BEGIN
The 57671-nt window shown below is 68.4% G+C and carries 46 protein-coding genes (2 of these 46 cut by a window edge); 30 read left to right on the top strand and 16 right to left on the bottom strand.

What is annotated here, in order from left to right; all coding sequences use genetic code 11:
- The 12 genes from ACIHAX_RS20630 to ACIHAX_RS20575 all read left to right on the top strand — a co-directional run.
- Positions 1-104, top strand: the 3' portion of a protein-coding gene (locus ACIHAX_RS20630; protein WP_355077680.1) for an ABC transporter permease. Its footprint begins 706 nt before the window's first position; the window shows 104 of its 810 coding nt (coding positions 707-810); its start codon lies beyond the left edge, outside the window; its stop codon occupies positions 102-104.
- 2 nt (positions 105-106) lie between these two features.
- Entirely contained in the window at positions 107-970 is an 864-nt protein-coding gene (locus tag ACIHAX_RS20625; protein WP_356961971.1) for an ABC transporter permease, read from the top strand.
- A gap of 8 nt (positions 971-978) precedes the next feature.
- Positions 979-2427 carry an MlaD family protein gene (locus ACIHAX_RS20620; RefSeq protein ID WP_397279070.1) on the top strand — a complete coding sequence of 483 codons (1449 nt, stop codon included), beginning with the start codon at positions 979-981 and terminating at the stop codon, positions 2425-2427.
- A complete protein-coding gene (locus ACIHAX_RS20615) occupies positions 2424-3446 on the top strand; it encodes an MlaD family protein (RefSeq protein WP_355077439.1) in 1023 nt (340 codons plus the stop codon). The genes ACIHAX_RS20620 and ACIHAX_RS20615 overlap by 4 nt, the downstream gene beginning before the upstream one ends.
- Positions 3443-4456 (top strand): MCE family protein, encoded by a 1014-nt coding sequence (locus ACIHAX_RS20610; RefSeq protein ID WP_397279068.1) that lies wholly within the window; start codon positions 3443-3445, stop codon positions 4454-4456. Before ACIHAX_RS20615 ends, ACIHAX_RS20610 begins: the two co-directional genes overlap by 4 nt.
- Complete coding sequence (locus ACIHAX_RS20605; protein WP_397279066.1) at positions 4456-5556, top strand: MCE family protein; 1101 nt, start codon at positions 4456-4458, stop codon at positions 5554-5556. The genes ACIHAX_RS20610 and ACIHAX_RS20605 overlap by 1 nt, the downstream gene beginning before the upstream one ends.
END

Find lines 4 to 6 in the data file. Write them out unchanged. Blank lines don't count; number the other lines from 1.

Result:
- Positions 1-104, top strand: the 3' portion of a protein-coding gene (locus ACIHAX_RS20630; protein WP_355077680.1) for an ABC transporter permease. Its footprint begins 706 nt before the window's first position; the window shows 104 of its 810 coding nt (coding positions 707-810); its start codon lies beyond the left edge, outside the window; its stop codon occupies positions 102-104.
- 2 nt (positions 105-106) lie between these two features.
- Entirely contained in the window at positions 107-970 is an 864-nt protein-coding gene (locus tag ACIHAX_RS20625; protein WP_356961971.1) for an ABC transporter permease, read from the top strand.